It’s that time of year again! I look forward to sharing with you some recent work in my studio at the Eastside Culture Crawl, where I’ll be showing gestural line drawings and paintings of baroque interiors, as well as intimate Paris portrait drawings and self-portraits.

You can view Available Work here.

I’m excited that my new book, Song for a Tired Businessman, will be for sale.

 

And once again I’ll be taking donations for my Optimistic Pursuits pencils, 100% proceeds to Recovery Through Art Society .

I hope to see you there!

FESTIVAL HOURS

Thursday, November 16
5 pm – 10 pm

Friday, November 17
5 pm – 10 pm

Saturday, November 18
11 am – 6 pm

Sunday, November 19
11 am – 6 pm

STUDIO LOCATION: #322b-1000 Parker Street

ENQUIRIES: val@valnelson.ca  778-865-2650

xoxVal

 

 

 

 

Some Portraits

I’ve been researching portraiture, including a series of painted and drawn self-portraits, and also some drawn portrait studies I made in Paris of people I met there this past Spring. All but one of these were painted from life.

Self-portrait with headphones, oil on paper, 15 x 11 inches
Self-portrait with big neck, oil on paper, 15 x 11 inches
Self-portrait as Kokoschka, oil on canvas, 12 x 9 inches
Self-portrait as a Dutchwoman, oil on canvas, 12 x 9 inches
Mute, oil on canvas, 12 x 9 inches
Self-portrait painting, oil on canvas and oil on paper diptych, approx dimensions: 10 x 10 and 11 x 15 inches

 

Self-portrait in electric light, oil on canvas, 12 x 9 inches
Self-portrait with broken clavicle, approx dimensions 11 x 11 inches, graphite and pencil crayon on paper
Self-portrait in springtime, oil on paper, 8 x 10 inches
Pauline, Paris, graphite pencil in Moleskine sketch book, 8.25 x 10.25 inches

 

 

Michelle, Paris, graphite pencil in Moleskine sketch book, 8.25 x 5 inches
Melissa, Paris, graphite pencil in Moleskine sketch book, 8.25 x 5 inches

 

Julien, Paris (detail), graphite pencil in Moleskine sketch book, 8.25 x 5 inches

Tuscany Painting Retreat Sneak Peek 2017

I’m in the final stages of planning a painting holiday for early June 2017. Here’s a sneak peak of the location––a very old stone farmhouse and a charming converted tobacco drying tower in the Italian countryside, located just outside the little town of Mercatale, halfway between Umbertide and Cortona.

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Students will spend five days of painting and soaking up the beautiful surroundings and bucolic Italian atmosphere.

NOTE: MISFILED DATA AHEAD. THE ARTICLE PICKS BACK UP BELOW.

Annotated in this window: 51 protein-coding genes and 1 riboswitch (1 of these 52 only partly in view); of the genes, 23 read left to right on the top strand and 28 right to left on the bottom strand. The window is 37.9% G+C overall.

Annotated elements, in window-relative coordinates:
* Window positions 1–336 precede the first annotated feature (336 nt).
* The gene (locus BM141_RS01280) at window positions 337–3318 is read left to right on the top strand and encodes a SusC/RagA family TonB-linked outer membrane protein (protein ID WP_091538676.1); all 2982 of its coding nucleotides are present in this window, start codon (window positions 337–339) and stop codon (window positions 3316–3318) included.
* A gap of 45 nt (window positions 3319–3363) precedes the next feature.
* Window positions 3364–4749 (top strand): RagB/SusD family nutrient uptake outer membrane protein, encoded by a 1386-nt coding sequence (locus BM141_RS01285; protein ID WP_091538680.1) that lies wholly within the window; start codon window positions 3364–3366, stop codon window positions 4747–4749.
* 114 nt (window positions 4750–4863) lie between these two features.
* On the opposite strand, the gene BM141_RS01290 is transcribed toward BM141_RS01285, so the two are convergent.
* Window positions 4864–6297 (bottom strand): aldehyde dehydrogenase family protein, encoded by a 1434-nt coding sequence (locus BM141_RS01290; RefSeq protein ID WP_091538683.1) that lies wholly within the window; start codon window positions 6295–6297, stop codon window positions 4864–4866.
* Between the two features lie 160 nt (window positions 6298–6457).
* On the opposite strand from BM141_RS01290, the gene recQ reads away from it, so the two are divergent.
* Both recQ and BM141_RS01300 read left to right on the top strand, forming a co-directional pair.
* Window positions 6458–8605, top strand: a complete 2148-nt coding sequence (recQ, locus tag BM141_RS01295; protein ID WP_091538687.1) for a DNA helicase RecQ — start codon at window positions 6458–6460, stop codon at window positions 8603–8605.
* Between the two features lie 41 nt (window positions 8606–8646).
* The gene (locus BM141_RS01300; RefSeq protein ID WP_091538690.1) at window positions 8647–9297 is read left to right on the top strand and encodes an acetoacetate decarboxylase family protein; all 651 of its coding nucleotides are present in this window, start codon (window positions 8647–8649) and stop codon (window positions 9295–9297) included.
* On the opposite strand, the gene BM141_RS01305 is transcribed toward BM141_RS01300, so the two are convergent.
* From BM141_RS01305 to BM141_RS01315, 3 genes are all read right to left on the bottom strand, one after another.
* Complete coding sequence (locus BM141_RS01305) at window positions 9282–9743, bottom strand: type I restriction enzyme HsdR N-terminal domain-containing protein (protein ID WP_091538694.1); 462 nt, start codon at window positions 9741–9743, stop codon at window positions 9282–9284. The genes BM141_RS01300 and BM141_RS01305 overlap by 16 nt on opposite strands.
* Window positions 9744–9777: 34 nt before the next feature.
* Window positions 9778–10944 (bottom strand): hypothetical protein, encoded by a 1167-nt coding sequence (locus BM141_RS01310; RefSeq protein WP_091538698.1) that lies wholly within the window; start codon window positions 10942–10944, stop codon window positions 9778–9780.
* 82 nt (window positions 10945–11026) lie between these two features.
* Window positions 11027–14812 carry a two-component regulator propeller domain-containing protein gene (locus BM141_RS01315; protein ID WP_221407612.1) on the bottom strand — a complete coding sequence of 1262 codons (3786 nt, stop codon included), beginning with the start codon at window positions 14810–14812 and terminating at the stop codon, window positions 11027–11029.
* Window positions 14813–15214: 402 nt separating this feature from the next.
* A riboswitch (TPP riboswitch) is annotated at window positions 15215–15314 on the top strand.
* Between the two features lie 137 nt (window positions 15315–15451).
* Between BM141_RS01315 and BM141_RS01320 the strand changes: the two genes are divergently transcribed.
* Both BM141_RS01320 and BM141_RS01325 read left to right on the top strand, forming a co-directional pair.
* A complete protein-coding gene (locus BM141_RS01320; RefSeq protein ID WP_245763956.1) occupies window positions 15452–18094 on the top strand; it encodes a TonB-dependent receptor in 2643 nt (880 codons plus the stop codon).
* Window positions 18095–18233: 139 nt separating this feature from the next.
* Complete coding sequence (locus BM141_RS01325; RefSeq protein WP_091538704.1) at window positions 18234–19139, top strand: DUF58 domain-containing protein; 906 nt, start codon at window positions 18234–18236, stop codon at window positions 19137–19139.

Monday to Friday, there will be six hours of painting instruction each day–– three hours in the morning, then a break in the middle of the day for free time to explore the surrounding area and adopt the Italian spirit of “dolce far niente” (it’s sweet to do nothing). From 4 to 7pm we will reconvene and paint plein air when the light becomes more and more spectacular. Perfetto, non?

If you’d like to find out more, please send me an email: val@valnelson.ca

ciao, Val

 

 

 

 

Amsterdam!

I’m pretty excited to be skipping town for a week to take in some amazing art and have a little rest. One of my first stops in the museum district will be the Rijksmuseum, where I’m interested to see wonderful portraiture and still life paintings of the old Masters. I’ll also want to check out how they facilitate the #startdrawing program. On Saturday mornings,  museum staff-members encourage visitors to make drawings in order to experience the work differently from the (sadly common) quick photo document snapped with a smartphone.

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The Goldfinch (detail), Carel Fabritius, 13.2 x 9 inches, oil on panel, 1654

Also I’ll take in Rembrandt House,  the Stedilijk, Van Gogh Museum, and hopefully the Mauritshuis in the Hague, where I can see Vermeer’s The Pearl Earring and Fabritius’ delightful The Goldfinch firsthand. I heard also that I must visit the Jordaan district where I can find many contemporary art galleries. Hoping I can find some inspiring contemporary painting.

Naturally I’ll do some goofing off as well, wander along the canals and generally drift. I brought my trusty Moleskine sketchbook in case I’m feeling ambitious. 🙂